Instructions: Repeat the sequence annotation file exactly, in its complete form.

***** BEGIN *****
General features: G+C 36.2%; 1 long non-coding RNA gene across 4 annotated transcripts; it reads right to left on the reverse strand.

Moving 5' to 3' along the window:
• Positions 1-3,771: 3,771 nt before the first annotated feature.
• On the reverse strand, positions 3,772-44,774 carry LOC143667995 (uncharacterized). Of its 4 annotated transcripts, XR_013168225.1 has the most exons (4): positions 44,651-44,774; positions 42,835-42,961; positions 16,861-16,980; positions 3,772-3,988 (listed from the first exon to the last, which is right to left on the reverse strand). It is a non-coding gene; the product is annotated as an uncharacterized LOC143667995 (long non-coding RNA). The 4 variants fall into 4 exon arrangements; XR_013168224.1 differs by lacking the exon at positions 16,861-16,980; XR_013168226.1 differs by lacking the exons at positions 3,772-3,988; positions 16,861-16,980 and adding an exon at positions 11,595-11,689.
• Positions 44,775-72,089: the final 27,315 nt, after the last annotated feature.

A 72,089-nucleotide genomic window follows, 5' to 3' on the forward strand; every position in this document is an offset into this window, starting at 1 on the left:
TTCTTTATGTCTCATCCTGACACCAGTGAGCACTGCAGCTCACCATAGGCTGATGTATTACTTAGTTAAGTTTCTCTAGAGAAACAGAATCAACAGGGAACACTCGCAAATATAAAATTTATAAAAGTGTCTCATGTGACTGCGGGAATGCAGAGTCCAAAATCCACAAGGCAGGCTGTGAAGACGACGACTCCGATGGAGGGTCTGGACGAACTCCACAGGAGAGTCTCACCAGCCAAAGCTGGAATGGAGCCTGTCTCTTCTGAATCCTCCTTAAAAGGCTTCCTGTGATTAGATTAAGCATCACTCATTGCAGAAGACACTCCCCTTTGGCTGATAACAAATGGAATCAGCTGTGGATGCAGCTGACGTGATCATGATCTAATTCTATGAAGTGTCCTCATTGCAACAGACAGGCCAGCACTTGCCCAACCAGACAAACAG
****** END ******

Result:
General features: G+C 36.2%; 1 long non-coding RNA gene across 4 annotated transcripts; it reads right to left on the reverse strand.

Moving 5' to 3' along the window:
• Positions 1-3,771: 3,771 nt before the first annotated feature.
• On the reverse strand, positions 3,772-44,774 carry LOC143667995 (uncharacterized). Of its 4 annotated transcripts, XR_013168225.1 has the most exons (4): positions 44,651-44,774; positions 42,835-42,961; positions 16,861-16,980; positions 3,772-3,988 (listed from the first exon to the last, which is right to left on the reverse strand). It is a non-coding gene; the product is annotated as an uncharacterized LOC143667995 (long non-coding RNA). The 4 variants fall into 4 exon arrangements; XR_013168224.1 differs by lacking the exon at positions 16,861-16,980; XR_013168226.1 differs by lacking the exons at positions 3,772-3,988; positions 16,861-16,980 and adding an exon at positions 11,595-11,689.
• Positions 44,775-72,089: the final 27,315 nt, after the last annotated feature.

A 72,089-nucleotide genomic window follows, 5' to 3' on the forward strand; every position in this document is an offset into this window, starting at 1 on the left:
TTCTTTATGTCTCATCCTGACACCAGTGAGCACTGCAGCTCACCATAGGCTGATGTATTACTTAGTTAAGTTTCTCTAGAGAAACAGAATCAACAGGGAACACTCGCAAATATAAAATTTATAAAAGTGTCTCATGTGACTGCGGGAATGCAGAGTCCAAAATCCACAAGGCAGGCTGTGAAGACGACGACTCCGATGGAGGGTCTGGACGAACTCCACAGGAGAGTCTCACCAGCCAAAGCTGGAATGGAGCCTGTCTCTTCTGAATCCTCCTTAAAAGGCTTCCTGTGATTAGATTAAGCATCACTCATTGCAGAAGACACTCCCCTTTGGCTGATAACAAATGGAATCAGCTGTGGATGCAGCTGACGTGATCATGATCTAATTCTATGAAGTGTCCTCATTGCAACAGACAGGCCAGCACTTGCCCAACCAGACAAACAG